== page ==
Observations and decision of the Tribunal:
• It is a settled proposition of the law that legally binding agreements between parties cannot be disregarded without assigning any cogent reasons thereto. In this case, it has not been imputed that agreements were non genuine or sham, rather they are duly approved by Reserve Bank of India and other regulatory agencies.
It is also a settled proposition that commercial transactions are in the domain of the businessman and tax department cannot intervene in realm of intricacies of commercial expediencies involved in these arrangement.
In this case if the assessee had not entered into joint venture agreement with Takata, it would not have been able to make any sales whatsoever using their technology and raw material and the machines supplied by them. The very existence of this business in AE segment depended upon the joint venture agreement which has been duly approved by the Government of India in accordance with law.
Hence, the TPO and the CIT (Appeals) were not correct in disregarding this agreement without assigning any cogent reasons except challenging the commercial need for such arrangement which is in the domain of the businessman and not of the revenue authorities.
• The machinery were imported by the assessee to manufacture the assembly line for manufacturing of seat belts for which the technical know-how fee and foreign technicians were also deputed by the AE. Whenever international transactions of such nature are undertaken, it is a combination of technical know-how, royalty, technical assistance through the deputation of ex-pat employees on the rolls of the person obtaining the technical know-how. There is merit in assessee’s submissions that merely by importing machinery, it cannot be said that the assessee would become competent to make use of such machinery. Technical know-how and technical assistance was needed for the use of machinery under the normal circumstances.
• It has not been disputed that provisions of chapter X and section 92C deal with international transactions only and not with transactions which have no international cross border element at all. Hence, net operating margin shouldn’t have been applied on total net sales but on sales to domestic parties using raw materials and know-how supplied by the AE.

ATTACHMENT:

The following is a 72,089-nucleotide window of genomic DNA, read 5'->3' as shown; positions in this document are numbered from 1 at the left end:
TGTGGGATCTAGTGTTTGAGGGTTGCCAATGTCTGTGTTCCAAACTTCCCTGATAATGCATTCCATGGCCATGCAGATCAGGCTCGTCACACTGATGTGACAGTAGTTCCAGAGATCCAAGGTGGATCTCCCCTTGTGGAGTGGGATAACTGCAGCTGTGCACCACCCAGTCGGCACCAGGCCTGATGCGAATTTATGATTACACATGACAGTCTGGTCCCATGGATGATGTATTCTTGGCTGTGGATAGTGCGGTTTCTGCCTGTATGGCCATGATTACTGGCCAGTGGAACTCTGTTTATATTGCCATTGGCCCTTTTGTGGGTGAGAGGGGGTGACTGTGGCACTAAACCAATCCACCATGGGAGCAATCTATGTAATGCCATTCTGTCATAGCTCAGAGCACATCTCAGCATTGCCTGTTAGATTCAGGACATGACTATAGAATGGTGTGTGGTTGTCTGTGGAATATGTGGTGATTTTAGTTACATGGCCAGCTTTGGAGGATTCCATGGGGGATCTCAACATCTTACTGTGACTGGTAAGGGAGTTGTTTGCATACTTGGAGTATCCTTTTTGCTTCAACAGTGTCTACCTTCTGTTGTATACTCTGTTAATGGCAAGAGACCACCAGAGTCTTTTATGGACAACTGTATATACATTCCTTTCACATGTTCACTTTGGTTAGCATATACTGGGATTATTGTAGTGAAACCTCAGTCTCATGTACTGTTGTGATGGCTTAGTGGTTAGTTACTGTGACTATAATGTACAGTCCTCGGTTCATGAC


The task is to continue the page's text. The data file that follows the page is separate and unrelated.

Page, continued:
• Using internal com parables helps the case of assessee. The best comparability can be of the transactions of the tested party itself. In this case the international transactions have demonstratively boosted the profits of the assessee. The segment which did not have the benefit of foreign technology and foreign raw material had an operating profit to sales margin at 2.88% whereas the segment, which had this benefit, had a margin of 10.49% (computed excluding technical know-how fee as it was never claimed as revenue expense). It is obvious that the transactions are at arm’s length and no adjustments are called for.
• Accordingly, the transfer pricing adjustments made by the TPO have been deleted with regard to the purchase of raw material and payment of royalty and technical fees.
Comments:- This is an important ruling by the Tribunal re- emphasizing that the provisions of Chapter X and Section 92C deal with international transactions only and not with transactions which have no international cross border element at all. Therefore, the basis of making the adjustments on the enterprise level is not correct.
The Tribunal has applied internal TNMM for bench marking the international transactions by comparing the segment which did not have the benefit of technology and raw materials supplied by the AE with the segment, which had these benefits from the AE.
There has not been any particular method prescribed under the Indian transfer pricing regulations to benchmark the payment of royalty or technology fee. By applying the analogy that profit is the function of income and expense and therefore, once the operating margin of the tested party is at arm’s length by comparing the average margin earned by the com parables companies, all international transactions with the AE, which form part of the Profit & Loss Account of the tested party are deemed to be at arm’s length; it seems that this philosophy has been applied by the Tribunal for determining whether the payment of royalty or technology fee are at arm’s length.